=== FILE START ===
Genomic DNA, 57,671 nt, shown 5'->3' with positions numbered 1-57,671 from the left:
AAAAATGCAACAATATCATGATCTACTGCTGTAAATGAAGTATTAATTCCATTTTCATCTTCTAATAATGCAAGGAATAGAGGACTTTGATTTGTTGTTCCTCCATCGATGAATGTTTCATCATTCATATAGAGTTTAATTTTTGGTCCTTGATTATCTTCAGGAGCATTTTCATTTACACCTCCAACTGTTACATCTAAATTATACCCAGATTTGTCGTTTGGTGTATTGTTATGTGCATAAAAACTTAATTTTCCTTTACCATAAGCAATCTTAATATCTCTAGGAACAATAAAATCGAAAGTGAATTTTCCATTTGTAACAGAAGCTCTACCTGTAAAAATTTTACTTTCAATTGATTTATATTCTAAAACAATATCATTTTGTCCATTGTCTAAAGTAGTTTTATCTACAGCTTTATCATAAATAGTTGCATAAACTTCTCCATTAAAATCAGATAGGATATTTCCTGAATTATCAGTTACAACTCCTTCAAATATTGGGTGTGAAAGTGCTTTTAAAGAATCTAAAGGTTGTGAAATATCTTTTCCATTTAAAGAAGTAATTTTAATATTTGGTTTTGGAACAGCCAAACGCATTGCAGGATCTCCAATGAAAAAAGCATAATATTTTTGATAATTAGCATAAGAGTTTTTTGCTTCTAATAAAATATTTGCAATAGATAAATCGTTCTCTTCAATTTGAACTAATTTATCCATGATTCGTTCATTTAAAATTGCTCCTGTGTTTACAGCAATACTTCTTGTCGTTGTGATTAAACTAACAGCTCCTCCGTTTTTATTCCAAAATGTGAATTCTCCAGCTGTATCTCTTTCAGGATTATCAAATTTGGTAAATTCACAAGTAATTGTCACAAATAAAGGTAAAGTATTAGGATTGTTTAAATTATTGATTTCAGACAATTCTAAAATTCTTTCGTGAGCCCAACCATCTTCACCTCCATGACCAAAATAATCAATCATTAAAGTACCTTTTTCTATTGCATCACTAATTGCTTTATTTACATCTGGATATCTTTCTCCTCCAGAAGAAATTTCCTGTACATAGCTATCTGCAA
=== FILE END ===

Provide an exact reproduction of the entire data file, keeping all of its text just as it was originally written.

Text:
Genomic DNA, 57,671 nt, shown 5'->3' with positions numbered 1-57,671 from the left:
AAAAATGCAACAATATCATGATCTACTGCTGTAAATGAAGTATTAATTCCATTTTCATCTTCTAATAATGCAAGGAATAGAGGACTTTGATTTGTTGTTCCTCCATCGATGAATGTTTCATCATTCATATAGAGTTTAATTTTTGGTCCTTGATTATCTTCAGGAGCATTTTCATTTACACCTCCAACTGTTACATCTAAATTATACCCAGATTTGTCGTTTGGTGTATTGTTATGTGCATAAAAACTTAATTTTCCTTTACCATAAGCAATCTTAATATCTCTAGGAACAATAAAATCGAAAGTGAATTTTCCATTTGTAACAGAAGCTCTACCTGTAAAAATTTTACTTTCAATTGATTTATATTCTAAAACAATATCATTTTGTCCATTGTCTAAAGTAGTTTTATCTACAGCTTTATCATAAATAGTTGCATAAACTTCTCCATTAAAATCAGATAGGATATTTCCTGAATTATCAGTTACAACTCCTTCAAATATTGGGTGTGAAAGTGCTTTTAAAGAATCTAAAGGTTGTGAAATATCTTTTCCATTTAAAGAAGTAATTTTAATATTTGGTTTTGGAACAGCCAAACGCATTGCAGGATCTCCAATGAAAAAAGCATAATATTTTTGATAATTAGCATAAGAGTTTTTTGCTTCTAATAAAATATTTGCAATAGATAAATCGTTCTCTTCAATTTGAACTAATTTATCCATGATTCGTTCATTTAAAATTGCTCCTGTGTTTACAGCAATACTTCTTGTCGTTGTGATTAAACTAACAGCTCCTCCGTTTTTATTCCAAAATGTGAATTCTCCAGCTGTATCTCTTTCAGGATTATCAAATTTGGTAAATTCACAAGTAATTGTCACAAATAAAGGTAAAGTATTAGGATTGTTTAAATTATTGATTTCAGACAATTCTAAAATTCTTTCGTGAGCCCAACCATCTTCACCTCCATGACCAAAATAATCAATCATTAAAGTACCTTTTTCTATTGCATCACTAATTGCTTTATTTACATCTGGATATCTTTCTCCTCCAGAAGAAATTTCCTGTACATAGCTATCTGCAA